Tuesday, 31 January 2017
In the 1920s very sensitive experiments showed that individual electrons act like little magnets. At the time, it was known that the effect of a magnet was created whenever electricity went in a circular path (through a coil of wire, for example), so physicists developed the idea that the electron created its magnetic effect by spinning like a top. That idea was quickly found to have problems. For example, the strength of the magnetic effect seems too high to be accounted for by spinning unless the electron was spinning so rapidly that its surface (assuming it has one!) was moving faster than the speed of light (which would break another set of rules called relativity). In truth quantum theory doesn’t provide a physical picture of what is going on with an electron to account for the magnetic effect, but we still use the word ‘spin’ as a shorthand for whatever it is.
We’ve since discovered that nearly all types of fundamental particle have the ‘spin’ property. Each type of particle has a certain spin, which can never be increased or reduced.
Spin seems to come in multiples of a half. Electrons, for example have half a unit of spin, while photons have one unit. The other non-zero values that have been observed are one and a half, two, and two and a half (other multiple of a half are possible, according to the theory, but we haven’t seen them yet).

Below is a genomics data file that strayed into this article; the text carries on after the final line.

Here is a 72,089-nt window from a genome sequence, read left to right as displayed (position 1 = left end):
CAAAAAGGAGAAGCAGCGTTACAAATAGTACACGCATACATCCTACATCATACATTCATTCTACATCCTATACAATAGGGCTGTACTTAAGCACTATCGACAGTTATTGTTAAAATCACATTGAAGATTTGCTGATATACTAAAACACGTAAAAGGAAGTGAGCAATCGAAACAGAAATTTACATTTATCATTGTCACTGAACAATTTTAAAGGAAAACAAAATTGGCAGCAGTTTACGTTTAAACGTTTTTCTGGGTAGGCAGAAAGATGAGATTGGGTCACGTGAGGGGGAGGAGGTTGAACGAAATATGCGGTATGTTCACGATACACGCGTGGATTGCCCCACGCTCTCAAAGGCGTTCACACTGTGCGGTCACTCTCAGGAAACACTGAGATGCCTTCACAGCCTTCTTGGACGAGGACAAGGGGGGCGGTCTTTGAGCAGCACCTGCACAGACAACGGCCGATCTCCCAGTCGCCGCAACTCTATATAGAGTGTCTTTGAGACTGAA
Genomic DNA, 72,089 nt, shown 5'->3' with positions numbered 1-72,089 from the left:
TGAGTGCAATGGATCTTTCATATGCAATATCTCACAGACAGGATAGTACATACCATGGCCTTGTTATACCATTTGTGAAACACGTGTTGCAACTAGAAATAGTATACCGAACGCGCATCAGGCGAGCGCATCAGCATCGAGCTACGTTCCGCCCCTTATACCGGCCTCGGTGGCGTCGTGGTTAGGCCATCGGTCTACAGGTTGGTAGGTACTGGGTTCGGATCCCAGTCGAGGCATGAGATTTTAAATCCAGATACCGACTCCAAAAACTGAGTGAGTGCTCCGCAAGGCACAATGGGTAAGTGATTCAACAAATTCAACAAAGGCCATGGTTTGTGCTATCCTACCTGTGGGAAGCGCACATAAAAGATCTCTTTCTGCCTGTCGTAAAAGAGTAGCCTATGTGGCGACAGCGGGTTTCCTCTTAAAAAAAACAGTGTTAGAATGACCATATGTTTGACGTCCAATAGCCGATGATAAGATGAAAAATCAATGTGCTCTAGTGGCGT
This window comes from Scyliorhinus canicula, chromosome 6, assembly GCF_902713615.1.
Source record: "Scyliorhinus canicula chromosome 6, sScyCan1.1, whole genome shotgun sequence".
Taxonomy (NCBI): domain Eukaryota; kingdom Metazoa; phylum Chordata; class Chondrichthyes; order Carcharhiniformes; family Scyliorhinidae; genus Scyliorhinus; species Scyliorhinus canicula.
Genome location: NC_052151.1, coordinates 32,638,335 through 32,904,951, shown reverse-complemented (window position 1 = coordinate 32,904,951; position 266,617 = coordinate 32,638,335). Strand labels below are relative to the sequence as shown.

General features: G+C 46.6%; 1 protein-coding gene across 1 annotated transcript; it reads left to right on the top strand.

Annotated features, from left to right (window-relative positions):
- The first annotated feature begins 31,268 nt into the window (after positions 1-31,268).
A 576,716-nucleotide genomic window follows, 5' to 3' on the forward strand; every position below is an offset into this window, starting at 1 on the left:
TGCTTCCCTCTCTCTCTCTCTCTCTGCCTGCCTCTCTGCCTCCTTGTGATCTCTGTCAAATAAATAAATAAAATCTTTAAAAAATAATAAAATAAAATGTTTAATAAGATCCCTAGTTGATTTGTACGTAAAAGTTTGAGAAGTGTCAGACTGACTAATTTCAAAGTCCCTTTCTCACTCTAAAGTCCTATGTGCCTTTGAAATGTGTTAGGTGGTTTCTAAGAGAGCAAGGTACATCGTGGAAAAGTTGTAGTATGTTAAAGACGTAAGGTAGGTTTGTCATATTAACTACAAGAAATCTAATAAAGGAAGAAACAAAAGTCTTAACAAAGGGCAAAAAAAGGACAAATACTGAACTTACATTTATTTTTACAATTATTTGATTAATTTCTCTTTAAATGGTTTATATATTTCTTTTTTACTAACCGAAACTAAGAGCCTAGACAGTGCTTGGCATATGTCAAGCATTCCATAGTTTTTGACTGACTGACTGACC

The ‘Higgs Boson’ (of which more later) is the only fundamental particle that has been found experimentally with zero spin.
Spins don’t add-up straightforwardly. For example a helium atom has no spin, even though it is made of protons and electrons with spin.
The most thought-provoking aspect of spin (to me) is that particles with spins that are not whole numbers (which are called Fermions) behave in a very different way from particles whose spins are whole numbers (which are called Bosons), and the difference is very striking. In fact, the difference is fundamental to the behaviour of matter, as we will see in the next couple of posts.